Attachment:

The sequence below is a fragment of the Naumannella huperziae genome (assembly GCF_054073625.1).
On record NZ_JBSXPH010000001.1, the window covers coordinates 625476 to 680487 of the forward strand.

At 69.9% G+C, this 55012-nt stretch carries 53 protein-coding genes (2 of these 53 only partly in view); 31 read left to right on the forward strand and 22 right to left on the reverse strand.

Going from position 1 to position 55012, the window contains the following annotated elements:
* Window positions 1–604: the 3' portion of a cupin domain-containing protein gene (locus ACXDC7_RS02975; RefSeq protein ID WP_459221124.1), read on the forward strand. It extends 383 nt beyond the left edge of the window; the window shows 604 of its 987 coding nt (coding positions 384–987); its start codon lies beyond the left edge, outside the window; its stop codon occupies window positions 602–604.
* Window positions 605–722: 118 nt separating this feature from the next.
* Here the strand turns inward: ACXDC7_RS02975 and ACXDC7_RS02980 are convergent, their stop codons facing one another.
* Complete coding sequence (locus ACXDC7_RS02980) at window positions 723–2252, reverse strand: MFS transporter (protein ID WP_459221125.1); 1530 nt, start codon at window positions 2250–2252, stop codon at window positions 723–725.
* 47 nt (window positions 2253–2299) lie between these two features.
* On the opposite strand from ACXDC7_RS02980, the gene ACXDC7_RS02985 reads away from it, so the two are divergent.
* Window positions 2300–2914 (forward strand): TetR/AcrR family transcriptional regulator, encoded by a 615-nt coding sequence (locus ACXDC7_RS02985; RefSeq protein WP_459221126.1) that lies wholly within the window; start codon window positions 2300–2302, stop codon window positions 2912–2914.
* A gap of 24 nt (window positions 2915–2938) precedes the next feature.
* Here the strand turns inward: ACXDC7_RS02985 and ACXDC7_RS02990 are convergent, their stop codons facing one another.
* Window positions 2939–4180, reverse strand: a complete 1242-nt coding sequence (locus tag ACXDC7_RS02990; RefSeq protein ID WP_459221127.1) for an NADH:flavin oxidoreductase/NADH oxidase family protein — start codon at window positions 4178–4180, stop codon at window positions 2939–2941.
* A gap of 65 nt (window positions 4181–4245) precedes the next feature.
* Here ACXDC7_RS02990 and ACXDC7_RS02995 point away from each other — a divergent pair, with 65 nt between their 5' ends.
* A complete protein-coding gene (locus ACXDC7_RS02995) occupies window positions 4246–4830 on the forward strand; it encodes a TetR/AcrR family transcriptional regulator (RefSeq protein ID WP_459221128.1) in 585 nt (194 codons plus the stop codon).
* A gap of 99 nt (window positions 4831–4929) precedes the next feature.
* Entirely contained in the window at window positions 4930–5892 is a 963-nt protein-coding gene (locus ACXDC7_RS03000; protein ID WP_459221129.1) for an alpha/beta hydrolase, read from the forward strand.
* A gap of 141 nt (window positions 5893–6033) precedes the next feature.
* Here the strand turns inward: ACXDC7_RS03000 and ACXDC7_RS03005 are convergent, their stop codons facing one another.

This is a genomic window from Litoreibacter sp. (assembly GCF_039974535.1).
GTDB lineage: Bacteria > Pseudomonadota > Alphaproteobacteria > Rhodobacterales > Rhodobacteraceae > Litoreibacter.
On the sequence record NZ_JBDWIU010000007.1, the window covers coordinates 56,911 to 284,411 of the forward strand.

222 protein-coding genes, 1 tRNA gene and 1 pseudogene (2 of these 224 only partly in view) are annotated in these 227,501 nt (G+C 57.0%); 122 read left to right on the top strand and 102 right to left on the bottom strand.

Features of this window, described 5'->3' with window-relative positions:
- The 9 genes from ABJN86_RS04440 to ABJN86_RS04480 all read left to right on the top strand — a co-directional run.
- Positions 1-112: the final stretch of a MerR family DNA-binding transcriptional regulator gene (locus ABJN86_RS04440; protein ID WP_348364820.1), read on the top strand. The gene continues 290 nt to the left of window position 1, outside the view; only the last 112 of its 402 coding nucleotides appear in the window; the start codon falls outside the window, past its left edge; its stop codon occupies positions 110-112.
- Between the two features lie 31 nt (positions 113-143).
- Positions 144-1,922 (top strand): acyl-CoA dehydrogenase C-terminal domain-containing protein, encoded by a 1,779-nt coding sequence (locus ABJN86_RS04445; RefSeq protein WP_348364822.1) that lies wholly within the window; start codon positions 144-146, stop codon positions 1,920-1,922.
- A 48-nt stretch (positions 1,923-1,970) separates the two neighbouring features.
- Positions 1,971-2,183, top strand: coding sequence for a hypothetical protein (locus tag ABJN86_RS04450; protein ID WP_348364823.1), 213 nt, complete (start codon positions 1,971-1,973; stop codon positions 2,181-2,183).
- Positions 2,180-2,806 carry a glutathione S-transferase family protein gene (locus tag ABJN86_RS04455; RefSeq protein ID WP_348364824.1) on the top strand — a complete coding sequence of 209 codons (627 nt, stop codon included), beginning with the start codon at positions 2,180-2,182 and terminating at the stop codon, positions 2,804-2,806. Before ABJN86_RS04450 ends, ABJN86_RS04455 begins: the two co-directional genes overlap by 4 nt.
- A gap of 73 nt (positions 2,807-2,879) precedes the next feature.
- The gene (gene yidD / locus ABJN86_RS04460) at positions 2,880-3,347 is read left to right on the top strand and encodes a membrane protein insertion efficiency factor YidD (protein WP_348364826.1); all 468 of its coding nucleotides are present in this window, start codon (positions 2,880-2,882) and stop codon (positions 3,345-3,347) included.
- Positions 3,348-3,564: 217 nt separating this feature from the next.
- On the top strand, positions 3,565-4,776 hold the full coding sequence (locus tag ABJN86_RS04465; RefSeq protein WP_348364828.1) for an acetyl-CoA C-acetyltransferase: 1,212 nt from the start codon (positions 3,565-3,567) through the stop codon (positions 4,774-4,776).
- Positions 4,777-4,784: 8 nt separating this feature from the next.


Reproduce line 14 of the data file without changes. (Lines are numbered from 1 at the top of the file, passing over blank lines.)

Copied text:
* Window positions 2939–4180, reverse strand: a complete 1242-nt coding sequence (locus tag ACXDC7_RS02990; RefSeq protein ID WP_459221127.1) for an NADH:flavin oxidoreductase/NADH oxidase family protein — start codon at window positions 4178–4180, stop codon at window positions 2939–2941.